Housed in a wing of the University’s Duncan Building is a treasure trove for cancer researchers – the Liverpool Tissue Bank (LTB).
With over 45,000 samples taken from patients undergoing treatment for a variety of forms of cancer, this institution was the UK’s first tissue bank when it opened in 1993 with a donation from Candis Club, the charitable arm of Candis Magazine. The LTB is nearing 21 years in operation now and is a partnership between the University of Liverpool and the Royal Liverpool and Broadgreen University Hospitals NHS Trust as well as Aintree University Hospital.
The idea of the LTB is to make samples available to researchers anywhere who wish to use them for studies aimed at finding out more about and developing treatments for cancer. Access to tissue samples, generously given to the LTB by consented patients in the Merseyside and Cheshire region, follows strict governance pathways as recommended by the Confederation of Cancer Biobanks.
One of the most important partners in these studies is housed right next door in the Royal Liverpool University Hospital – drug company Redx Oncology Ltd.
Set up in 2012, Redx Oncology is a division of the Liverpool-based Redx Pharma and specialises in developing new anti-cancer drugs.
“By becoming partners with the LTB, we’ve not only been able to gain access to a large supply of samples, but also to the expertise within the University where some world renowned scientists are working right on our doorstep, available to answer questions and work with us.”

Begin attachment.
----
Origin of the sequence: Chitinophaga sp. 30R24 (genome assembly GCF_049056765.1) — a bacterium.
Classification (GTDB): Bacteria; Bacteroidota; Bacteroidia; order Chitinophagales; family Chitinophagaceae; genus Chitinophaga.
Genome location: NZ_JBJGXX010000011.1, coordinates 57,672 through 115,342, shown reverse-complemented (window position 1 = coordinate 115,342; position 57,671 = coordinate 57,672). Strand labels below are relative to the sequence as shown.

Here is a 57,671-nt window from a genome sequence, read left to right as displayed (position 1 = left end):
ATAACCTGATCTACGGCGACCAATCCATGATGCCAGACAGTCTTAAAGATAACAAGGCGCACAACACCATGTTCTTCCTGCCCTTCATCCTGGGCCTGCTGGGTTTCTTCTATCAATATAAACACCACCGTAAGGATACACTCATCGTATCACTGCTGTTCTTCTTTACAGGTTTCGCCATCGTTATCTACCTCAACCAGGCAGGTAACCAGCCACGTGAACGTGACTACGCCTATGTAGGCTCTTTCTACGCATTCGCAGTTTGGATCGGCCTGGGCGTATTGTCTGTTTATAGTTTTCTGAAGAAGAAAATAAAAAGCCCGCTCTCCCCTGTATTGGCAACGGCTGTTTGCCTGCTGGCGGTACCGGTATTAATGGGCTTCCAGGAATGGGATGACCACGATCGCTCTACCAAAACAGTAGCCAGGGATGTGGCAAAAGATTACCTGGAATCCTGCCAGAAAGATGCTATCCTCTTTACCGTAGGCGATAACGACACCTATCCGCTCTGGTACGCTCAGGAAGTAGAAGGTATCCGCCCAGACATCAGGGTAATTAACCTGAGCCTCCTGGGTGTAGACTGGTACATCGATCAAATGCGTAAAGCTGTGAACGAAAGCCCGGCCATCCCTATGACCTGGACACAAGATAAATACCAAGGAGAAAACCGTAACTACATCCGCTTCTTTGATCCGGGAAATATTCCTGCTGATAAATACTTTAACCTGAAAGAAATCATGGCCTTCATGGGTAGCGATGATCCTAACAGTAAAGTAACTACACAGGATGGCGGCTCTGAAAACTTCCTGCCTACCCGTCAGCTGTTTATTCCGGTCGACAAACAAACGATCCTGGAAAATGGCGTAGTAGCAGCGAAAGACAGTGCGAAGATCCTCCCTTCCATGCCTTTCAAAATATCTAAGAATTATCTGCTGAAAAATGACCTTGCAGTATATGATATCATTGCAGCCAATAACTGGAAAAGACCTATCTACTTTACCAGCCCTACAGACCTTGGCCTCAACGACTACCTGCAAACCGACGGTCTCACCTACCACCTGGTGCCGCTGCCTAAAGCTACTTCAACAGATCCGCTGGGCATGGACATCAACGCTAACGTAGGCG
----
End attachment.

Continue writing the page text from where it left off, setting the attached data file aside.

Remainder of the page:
Redx also has a member of staff working full-time inside the LTB helping to catalogue samples and acting as a link between the two organisations and the NHS. Making sure that the clinical information attached to the samples is detailed and correct is of vital importance as many factors such as the age, gender or health of the patient who submits the sample can have a decisive impact on the results of research. They also support PhD students at the University and are increasingly involved in research collaborations.
Professor Sarah Coupland is the Director of the LTB. She said: “The whole purpose of the LTB is to understand how and why cancers occur, and to improve treatments, in order to extend the lives of cancer patients. By working with a pharmaceutical company, we are able to utilise this resource much more effectively and to provide the link between academia and industry.”
Right now the focus of the collaboration is on treatments for breast cancer, but Redx Oncology also has plans to begin developing drugs for other forms of the disease potentially including colon and ovarian cancer, as well as melanoma.
Professor Coupland concluded: “There are big plans for the future of tissue banking in Liverpool with a purpose-built amalgamated ‘super’ BioBank being planned in a new build facility, bringing together the LTB and smaller biobanks of the University under one roof, further enhancing partnerships such as the one with Redx Oncology.
“The expertise and resources available at the University makes us an attractive partner for industry and the growth of Redx Oncology since the start of our partnership is testimony to this fact.”